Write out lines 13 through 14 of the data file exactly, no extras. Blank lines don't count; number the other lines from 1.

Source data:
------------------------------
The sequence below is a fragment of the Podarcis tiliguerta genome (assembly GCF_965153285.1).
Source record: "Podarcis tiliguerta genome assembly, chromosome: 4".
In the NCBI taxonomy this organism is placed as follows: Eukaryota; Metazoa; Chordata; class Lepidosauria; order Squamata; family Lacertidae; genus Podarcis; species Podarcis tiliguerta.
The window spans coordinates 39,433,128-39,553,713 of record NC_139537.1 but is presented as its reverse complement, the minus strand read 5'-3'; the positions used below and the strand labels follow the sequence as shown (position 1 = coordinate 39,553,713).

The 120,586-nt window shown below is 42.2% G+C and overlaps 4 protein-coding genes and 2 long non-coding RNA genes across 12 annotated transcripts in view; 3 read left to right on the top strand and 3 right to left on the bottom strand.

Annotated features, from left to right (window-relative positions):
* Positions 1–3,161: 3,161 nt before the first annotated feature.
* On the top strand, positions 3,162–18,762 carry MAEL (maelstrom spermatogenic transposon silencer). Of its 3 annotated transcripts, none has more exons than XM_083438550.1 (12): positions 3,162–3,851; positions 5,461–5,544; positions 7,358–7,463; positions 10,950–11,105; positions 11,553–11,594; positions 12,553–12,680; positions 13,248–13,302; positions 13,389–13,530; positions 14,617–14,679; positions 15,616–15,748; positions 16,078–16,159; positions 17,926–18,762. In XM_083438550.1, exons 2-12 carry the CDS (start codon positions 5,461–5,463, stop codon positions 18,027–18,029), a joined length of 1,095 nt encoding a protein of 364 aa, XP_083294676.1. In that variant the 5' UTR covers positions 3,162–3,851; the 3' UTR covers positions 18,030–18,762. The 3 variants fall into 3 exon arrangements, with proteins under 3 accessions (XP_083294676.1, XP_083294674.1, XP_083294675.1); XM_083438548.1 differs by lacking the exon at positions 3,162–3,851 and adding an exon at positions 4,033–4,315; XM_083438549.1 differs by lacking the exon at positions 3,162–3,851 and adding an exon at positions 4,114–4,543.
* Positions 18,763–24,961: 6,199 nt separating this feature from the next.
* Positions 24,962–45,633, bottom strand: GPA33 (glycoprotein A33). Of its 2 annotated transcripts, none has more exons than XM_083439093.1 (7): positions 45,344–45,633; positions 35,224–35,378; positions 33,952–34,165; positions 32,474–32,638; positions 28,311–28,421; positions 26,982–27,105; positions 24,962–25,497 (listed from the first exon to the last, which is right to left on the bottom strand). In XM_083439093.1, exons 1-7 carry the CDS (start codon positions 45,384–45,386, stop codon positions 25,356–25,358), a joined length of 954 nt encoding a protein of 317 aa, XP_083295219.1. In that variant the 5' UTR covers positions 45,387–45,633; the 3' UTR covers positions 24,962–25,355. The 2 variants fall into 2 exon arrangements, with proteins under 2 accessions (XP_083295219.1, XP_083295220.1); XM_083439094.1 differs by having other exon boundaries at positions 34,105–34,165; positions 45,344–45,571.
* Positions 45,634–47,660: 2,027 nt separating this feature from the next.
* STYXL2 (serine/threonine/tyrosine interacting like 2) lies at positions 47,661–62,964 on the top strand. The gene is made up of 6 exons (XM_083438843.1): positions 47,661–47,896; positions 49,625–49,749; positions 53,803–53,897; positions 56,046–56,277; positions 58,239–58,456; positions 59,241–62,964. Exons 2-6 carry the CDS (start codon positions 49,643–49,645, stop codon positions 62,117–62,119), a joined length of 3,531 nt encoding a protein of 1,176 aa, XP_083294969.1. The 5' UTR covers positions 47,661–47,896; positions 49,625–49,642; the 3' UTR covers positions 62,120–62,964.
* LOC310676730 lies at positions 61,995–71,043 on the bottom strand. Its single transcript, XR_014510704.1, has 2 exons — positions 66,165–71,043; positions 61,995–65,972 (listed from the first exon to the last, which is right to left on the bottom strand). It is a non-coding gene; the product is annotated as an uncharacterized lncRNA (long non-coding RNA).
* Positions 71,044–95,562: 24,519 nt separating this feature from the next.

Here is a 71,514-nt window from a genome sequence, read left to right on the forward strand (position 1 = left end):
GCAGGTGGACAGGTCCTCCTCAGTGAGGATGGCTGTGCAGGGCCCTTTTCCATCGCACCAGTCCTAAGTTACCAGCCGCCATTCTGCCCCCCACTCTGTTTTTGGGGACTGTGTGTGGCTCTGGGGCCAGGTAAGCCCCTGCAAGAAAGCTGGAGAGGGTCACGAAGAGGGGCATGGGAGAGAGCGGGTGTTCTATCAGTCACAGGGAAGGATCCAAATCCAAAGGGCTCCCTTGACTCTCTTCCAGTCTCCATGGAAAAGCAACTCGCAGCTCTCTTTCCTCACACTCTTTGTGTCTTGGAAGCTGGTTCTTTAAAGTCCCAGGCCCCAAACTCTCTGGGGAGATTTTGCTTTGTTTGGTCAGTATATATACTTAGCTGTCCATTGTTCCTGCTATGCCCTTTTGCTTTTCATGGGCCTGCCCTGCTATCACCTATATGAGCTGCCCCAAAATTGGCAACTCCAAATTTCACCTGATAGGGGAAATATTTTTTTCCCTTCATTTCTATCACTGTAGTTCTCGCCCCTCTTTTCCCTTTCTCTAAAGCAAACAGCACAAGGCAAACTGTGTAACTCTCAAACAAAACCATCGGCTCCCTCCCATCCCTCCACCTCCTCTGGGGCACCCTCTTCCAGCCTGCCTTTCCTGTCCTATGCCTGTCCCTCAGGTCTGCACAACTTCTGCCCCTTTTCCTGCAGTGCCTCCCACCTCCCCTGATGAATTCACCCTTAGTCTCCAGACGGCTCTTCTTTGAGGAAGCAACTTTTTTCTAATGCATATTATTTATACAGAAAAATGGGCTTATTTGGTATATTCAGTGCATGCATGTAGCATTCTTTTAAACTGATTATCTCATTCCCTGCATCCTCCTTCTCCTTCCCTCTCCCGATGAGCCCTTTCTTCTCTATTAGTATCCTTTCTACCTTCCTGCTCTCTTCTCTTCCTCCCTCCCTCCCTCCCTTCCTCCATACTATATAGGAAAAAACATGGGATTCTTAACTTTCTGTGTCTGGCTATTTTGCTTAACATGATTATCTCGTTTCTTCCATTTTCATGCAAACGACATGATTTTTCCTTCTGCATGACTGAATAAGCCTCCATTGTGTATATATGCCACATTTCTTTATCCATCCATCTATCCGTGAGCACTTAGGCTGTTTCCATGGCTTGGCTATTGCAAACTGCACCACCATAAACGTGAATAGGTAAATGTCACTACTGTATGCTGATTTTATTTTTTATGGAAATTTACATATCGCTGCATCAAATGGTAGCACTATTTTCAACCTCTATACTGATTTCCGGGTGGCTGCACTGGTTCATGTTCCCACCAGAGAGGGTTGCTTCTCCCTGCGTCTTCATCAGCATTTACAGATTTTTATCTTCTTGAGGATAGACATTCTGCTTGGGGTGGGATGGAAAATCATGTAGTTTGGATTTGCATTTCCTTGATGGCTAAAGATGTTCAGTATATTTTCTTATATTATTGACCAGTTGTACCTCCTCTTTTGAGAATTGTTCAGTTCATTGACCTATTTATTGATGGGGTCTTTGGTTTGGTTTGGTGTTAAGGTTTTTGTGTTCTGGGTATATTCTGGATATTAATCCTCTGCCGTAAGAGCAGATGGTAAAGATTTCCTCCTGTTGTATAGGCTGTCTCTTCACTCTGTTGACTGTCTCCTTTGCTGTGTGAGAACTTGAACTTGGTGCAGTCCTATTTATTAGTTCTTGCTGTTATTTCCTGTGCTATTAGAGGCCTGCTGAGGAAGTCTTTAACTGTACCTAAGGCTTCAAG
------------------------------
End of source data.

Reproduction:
* LOC310676730 lies at positions 61,995–71,043 on the bottom strand. Its single transcript, XR_014510704.1, has 2 exons — positions 66,165–71,043; positions 61,995–65,972 (listed from the first exon to the last, which is right to left on the bottom strand). It is a non-coding gene; the product is annotated as an uncharacterized lncRNA (long non-coding RNA).
* Positions 71,044–95,562: 24,519 nt separating this feature from the next.